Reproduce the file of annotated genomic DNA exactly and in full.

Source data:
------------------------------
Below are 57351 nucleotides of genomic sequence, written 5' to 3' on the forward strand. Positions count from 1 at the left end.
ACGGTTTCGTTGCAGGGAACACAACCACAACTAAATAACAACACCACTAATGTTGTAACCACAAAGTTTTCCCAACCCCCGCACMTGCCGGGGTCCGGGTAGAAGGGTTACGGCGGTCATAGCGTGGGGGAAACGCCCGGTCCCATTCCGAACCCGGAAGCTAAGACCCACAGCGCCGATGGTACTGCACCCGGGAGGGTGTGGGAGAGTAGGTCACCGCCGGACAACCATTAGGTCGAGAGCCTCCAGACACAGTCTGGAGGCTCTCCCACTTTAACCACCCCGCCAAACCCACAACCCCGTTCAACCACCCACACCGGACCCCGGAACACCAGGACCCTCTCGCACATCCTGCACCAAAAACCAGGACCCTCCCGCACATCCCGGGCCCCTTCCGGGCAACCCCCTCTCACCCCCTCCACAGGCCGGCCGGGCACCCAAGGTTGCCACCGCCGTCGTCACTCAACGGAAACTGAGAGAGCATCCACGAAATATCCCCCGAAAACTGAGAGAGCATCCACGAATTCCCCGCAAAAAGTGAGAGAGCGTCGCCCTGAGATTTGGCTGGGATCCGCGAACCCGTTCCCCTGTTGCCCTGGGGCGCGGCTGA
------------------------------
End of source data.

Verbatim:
Below are 57351 nucleotides of genomic sequence, written 5' to 3' on the forward strand. Positions count from 1 at the left end.
ACGGTTTCGTTGCAGGGAACACAACCACAACTAAATAACAACACCACTAATGTTGTAACCACAAAGTTTTCCCAACCCCCGCACMTGCCGGGGTCCGGGTAGAAGGGTTACGGCGGTCATAGCGTGGGGGAAACGCCCGGTCCCATTCCGAACCCGGAAGCTAAGACCCACAGCGCCGATGGTACTGCACCCGGGAGGGTGTGGGAGAGTAGGTCACCGCCGGACAACCATTAGGTCGAGAGCCTCCAGACACAGTCTGGAGGCTCTCCCACTTTAACCACCCCGCCAAACCCACAACCCCGTTCAACCACCCACACCGGACCCCGGAACACCAGGACCCTCTCGCACATCCTGCACCAAAAACCAGGACCCTCCCGCACATCCCGGGCCCCTTCCGGGCAACCCCCTCTCACCCCCTCCACAGGCCGGCCGGGCACCCAAGGTTGCCACCGCCGTCGTCACTCAACGGAAACTGAGAGAGCATCCACGAAATATCCCCCGAAAACTGAGAGAGCATCCACGAATTCCCCGCAAAAAGTGAGAGAGCGTCGCCCTGAGATTTGGCTGGGATCCGCGAACCCGTTCCCCTGTTGCCCTGGGGCGCGGCTGA